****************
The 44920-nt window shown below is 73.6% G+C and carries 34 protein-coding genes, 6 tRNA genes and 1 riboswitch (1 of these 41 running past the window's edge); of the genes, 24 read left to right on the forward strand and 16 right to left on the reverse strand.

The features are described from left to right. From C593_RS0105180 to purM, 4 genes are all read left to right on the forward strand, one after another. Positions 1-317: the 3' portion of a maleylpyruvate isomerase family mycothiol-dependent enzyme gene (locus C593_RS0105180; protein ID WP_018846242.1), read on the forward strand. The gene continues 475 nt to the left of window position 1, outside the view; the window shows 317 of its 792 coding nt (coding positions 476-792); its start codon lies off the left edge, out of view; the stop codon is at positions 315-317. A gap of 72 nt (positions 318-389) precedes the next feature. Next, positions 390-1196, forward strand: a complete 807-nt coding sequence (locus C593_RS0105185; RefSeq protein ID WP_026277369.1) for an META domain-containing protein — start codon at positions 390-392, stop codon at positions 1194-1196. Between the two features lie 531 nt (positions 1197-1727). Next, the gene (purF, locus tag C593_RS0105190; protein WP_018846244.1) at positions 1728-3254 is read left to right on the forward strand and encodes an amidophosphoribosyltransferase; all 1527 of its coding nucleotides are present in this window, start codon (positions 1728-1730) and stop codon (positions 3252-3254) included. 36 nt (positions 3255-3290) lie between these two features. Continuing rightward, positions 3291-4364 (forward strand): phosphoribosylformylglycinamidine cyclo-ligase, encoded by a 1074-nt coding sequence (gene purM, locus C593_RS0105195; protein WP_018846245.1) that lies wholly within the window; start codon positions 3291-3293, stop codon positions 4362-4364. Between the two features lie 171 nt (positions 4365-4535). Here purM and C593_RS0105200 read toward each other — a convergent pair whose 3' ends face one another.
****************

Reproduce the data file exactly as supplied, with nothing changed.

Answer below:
The 44920-nt window shown below is 73.6% G+C and carries 34 protein-coding genes, 6 tRNA genes and 1 riboswitch (1 of these 41 running past the window's edge); of the genes, 24 read left to right on the forward strand and 16 right to left on the reverse strand.

The features are described from left to right. From C593_RS0105180 to purM, 4 genes are all read left to right on the forward strand, one after another. Positions 1-317: the 3' portion of a maleylpyruvate isomerase family mycothiol-dependent enzyme gene (locus C593_RS0105180; protein ID WP_018846242.1), read on the forward strand. The gene continues 475 nt to the left of window position 1, outside the view; the window shows 317 of its 792 coding nt (coding positions 476-792); its start codon lies off the left edge, out of view; the stop codon is at positions 315-317. A gap of 72 nt (positions 318-389) precedes the next feature. Next, positions 390-1196, forward strand: a complete 807-nt coding sequence (locus C593_RS0105185; RefSeq protein ID WP_026277369.1) for an META domain-containing protein — start codon at positions 390-392, stop codon at positions 1194-1196. Between the two features lie 531 nt (positions 1197-1727). Next, the gene (purF, locus tag C593_RS0105190; protein WP_018846244.1) at positions 1728-3254 is read left to right on the forward strand and encodes an amidophosphoribosyltransferase; all 1527 of its coding nucleotides are present in this window, start codon (positions 1728-1730) and stop codon (positions 3252-3254) included. 36 nt (positions 3255-3290) lie between these two features. Continuing rightward, positions 3291-4364 (forward strand): phosphoribosylformylglycinamidine cyclo-ligase, encoded by a 1074-nt coding sequence (gene purM, locus C593_RS0105195; protein WP_018846245.1) that lies wholly within the window; start codon positions 3291-3293, stop codon positions 4362-4364. Between the two features lie 171 nt (positions 4365-4535). Here purM and C593_RS0105200 read toward each other — a convergent pair whose 3' ends face one another.